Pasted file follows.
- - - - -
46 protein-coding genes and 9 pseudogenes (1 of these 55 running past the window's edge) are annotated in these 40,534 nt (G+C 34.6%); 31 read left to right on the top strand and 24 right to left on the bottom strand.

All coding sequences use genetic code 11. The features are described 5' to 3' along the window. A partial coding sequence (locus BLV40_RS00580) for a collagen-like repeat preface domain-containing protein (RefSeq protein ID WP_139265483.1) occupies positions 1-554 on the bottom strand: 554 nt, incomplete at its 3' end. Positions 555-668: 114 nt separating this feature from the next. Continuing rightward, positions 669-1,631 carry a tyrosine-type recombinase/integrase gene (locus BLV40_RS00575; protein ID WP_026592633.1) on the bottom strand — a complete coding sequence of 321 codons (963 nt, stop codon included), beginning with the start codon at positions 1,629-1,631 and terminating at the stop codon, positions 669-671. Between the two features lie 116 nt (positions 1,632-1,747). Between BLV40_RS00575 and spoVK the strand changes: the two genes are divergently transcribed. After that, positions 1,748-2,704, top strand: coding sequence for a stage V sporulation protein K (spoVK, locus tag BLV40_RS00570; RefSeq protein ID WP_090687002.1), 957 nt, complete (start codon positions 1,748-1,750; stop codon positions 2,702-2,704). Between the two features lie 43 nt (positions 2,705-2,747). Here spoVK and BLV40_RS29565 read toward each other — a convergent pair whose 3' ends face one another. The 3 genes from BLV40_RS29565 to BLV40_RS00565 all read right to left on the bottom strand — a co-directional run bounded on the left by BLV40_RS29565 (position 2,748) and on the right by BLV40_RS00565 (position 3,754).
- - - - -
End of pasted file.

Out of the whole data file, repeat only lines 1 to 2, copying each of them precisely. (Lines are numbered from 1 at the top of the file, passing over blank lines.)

46 protein-coding genes and 9 pseudogenes (1 of these 55 running past the window's edge) are annotated in these 40,534 nt (G+C 34.6%); 31 read left to right on the top strand and 24 right to left on the bottom strand.

All coding sequences use genetic code 11. The features are described 5' to 3' along the window. A partial coding sequence (locus BLV40_RS00580) for a collagen-like repeat preface domain-containing protein (RefSeq protein ID WP_139265483.1) occupies positions 1-554 on the bottom strand: 554 nt, incomplete at its 3' end. Positions 555-668: 114 nt separating this feature from the next. Continuing rightward, positions 669-1,631 carry a tyrosine-type recombinase/integrase gene (locus BLV40_RS00575; protein ID WP_026592633.1) on the bottom strand — a complete coding sequence of 321 codons (963 nt, stop codon included), beginning with the start codon at positions 1,629-1,631 and terminating at the stop codon, positions 669-671. Between the two features lie 116 nt (positions 1,632-1,747). Between BLV40_RS00575 and spoVK the strand changes: the two genes are divergently transcribed. After that, positions 1,748-2,704, top strand: coding sequence for a stage V sporulation protein K (spoVK, locus tag BLV40_RS00570; RefSeq protein ID WP_090687002.1), 957 nt, complete (start codon positions 1,748-1,750; stop codon positions 2,702-2,704). Between the two features lie 43 nt (positions 2,705-2,747). Here spoVK and BLV40_RS29565 read toward each other — a convergent pair whose 3' ends face one another. The 3 genes from BLV40_RS29565 to BLV40_RS00565 all read right to left on the bottom strand — a co-directional run bounded on the left by BLV40_RS29565 (position 2,748) and on the right by BLV40_RS00565 (position 3,754).